receiving interface looks at the destination MAC number of the packet, and only buffers it if matches its own MAC number. While this method is easy to implement and quite effective on LANs,bigger networks (WANs, internet) don't use this method for obvious reasons; you wouldn't wanteveryone on the internet to send packets to everyone else on the internet. WANs use betterrouting mechanisms, which I won't discuss here. Just remember that at the lowest level, addressingis done with MAC numbers. Ethernet packets also include a CRC and error detection.
Just above the hardware level is the
level. IP simply stands for Internet Protocol. Just like theMAC layer, IP too has its own way of addressing:
The numbers used to address at the IP level of the network interface. IPv4,the version most widely used uses 32-bit values, noted in the well knowndotted format: 184.108.40.206. Unlike MAC numbers, IP numbers are nothardcoded into the hardware, they are assigned to it at software level.
IP numbers shouldn't be something strange to you. The internet uses them to uniquely identify aspecific computer. IP addresses can be assigned to a network interface using software. Doing thisassociates the IP number with the MAC address of the network interface. To address using IPnumbers, the associated MAC number needs to be resolved. This is done with the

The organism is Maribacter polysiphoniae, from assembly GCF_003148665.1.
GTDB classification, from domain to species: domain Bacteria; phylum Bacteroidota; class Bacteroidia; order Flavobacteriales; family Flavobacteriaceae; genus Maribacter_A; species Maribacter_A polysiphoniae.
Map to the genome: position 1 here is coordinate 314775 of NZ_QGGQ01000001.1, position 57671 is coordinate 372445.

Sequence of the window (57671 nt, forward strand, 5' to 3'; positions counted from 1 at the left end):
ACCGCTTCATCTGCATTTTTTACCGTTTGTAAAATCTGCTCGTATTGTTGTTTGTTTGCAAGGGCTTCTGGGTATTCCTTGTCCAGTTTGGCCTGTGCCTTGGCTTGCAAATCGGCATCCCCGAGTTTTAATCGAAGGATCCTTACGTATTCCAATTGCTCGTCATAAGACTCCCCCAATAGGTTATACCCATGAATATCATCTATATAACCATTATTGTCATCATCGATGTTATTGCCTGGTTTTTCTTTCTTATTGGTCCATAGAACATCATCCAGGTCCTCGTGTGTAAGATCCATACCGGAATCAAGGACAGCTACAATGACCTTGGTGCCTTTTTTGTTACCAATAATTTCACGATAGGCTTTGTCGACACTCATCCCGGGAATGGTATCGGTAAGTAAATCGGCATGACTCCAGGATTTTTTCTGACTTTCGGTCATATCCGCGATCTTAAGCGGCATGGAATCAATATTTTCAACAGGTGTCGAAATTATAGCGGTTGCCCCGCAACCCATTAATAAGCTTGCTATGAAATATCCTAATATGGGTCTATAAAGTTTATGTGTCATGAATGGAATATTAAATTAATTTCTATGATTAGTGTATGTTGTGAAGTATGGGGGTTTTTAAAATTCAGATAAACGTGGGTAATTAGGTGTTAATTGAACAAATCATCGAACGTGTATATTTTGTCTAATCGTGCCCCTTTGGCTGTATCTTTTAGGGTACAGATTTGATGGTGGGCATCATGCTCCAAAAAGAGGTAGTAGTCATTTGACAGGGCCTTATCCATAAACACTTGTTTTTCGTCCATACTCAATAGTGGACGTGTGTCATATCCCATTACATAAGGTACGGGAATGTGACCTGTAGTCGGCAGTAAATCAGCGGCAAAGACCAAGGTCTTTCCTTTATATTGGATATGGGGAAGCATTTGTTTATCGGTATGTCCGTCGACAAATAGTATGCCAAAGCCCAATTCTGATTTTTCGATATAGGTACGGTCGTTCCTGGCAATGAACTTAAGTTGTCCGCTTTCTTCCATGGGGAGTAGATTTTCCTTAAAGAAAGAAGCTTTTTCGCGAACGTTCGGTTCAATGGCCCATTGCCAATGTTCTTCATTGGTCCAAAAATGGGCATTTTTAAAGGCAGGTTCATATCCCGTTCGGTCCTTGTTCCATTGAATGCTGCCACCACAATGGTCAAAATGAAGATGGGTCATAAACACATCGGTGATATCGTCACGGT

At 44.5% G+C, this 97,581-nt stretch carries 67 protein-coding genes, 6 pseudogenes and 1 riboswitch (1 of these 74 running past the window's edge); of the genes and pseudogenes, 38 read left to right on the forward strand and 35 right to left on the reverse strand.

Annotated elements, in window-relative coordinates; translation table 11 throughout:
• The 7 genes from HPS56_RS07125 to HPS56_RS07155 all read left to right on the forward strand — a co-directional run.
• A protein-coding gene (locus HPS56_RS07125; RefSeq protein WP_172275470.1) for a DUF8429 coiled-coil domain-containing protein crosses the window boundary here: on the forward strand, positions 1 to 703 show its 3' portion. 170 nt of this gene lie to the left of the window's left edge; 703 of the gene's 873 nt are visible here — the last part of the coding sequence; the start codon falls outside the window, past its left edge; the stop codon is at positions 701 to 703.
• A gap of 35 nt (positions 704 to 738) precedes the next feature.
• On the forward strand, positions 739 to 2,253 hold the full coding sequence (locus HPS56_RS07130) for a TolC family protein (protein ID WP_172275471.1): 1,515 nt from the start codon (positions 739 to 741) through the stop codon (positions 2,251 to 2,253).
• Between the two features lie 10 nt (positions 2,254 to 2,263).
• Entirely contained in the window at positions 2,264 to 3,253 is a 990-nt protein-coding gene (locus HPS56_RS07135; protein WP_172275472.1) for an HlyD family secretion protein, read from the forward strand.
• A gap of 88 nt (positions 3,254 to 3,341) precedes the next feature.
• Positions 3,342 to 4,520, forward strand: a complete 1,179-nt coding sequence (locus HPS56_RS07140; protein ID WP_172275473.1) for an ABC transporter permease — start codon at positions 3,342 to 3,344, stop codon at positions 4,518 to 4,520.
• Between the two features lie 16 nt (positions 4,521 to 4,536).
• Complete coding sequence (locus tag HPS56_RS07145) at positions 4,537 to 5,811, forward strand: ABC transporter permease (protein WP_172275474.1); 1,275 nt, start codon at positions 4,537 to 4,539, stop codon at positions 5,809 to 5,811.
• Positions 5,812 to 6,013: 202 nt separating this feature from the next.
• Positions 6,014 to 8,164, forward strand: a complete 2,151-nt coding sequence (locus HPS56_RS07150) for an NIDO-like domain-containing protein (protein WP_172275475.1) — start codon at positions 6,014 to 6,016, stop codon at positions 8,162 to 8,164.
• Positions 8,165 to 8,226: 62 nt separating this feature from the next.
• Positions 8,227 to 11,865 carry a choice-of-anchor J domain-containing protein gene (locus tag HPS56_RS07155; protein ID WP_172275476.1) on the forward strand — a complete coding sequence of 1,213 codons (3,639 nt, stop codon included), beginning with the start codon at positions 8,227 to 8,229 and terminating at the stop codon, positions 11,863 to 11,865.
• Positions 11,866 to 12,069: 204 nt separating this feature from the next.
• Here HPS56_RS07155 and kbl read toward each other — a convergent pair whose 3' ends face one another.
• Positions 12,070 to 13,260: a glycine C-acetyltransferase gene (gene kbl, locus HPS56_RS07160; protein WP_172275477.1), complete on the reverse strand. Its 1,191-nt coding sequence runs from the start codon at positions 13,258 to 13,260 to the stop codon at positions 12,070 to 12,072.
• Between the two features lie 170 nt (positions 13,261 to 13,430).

(AddressResolution Protocol). Each host maintains a list with pairs of IP and MAC numbers. If an IP is usedwithout a matching MAC number, the host sends out a query packet to the rest of the LAN. If anyof the other computers in the LAN recognize their IP number, it sends back the corresponding MACnumber. If no matching MAC number can be found the packet is sent to the
, a computerthat forwards packages to external networks. The IP to MAC conversion is actually done at thedata link layer (MAC layer)The IP protocol adds the source and destination address (IP numbers) to the packet, as well assome other package properties such as the TTL hops (time to live hops), the protocol versionused, header checksum, sequence count and some more fields. They are not important to us so Iwon't explain them in detail.
The next layer is the TCP layer (or alternatively, the UDP layer). This layer is very close to thenetwork application and deals with many things. As final addition to the addressing, TCP adds aport number to the package:
While IP numbers are used to address a specific computer or network device,port numbers are used to identify which process running on that device shouldreceive the package. Port numbers are 16-bit, and thus limited to 65536numbers. A process can register to receive packets sent to a specific portnumber ('listening'). A notation often used when addressing a port number ona device is 'IP:portnumber', eg. 220.127.116.11:80. Both sides of a connectionuse a port number, but not necessarily the same.
Many port numbers are WKP (Well Known Ports), that is they are commonly associated with aspecific service. For example, the WWW uses port 80 by default, FTP uses port 21, e-mail uses 25(SMTP) and 110 (POP). Although these are the ports usually used for those services, nobody
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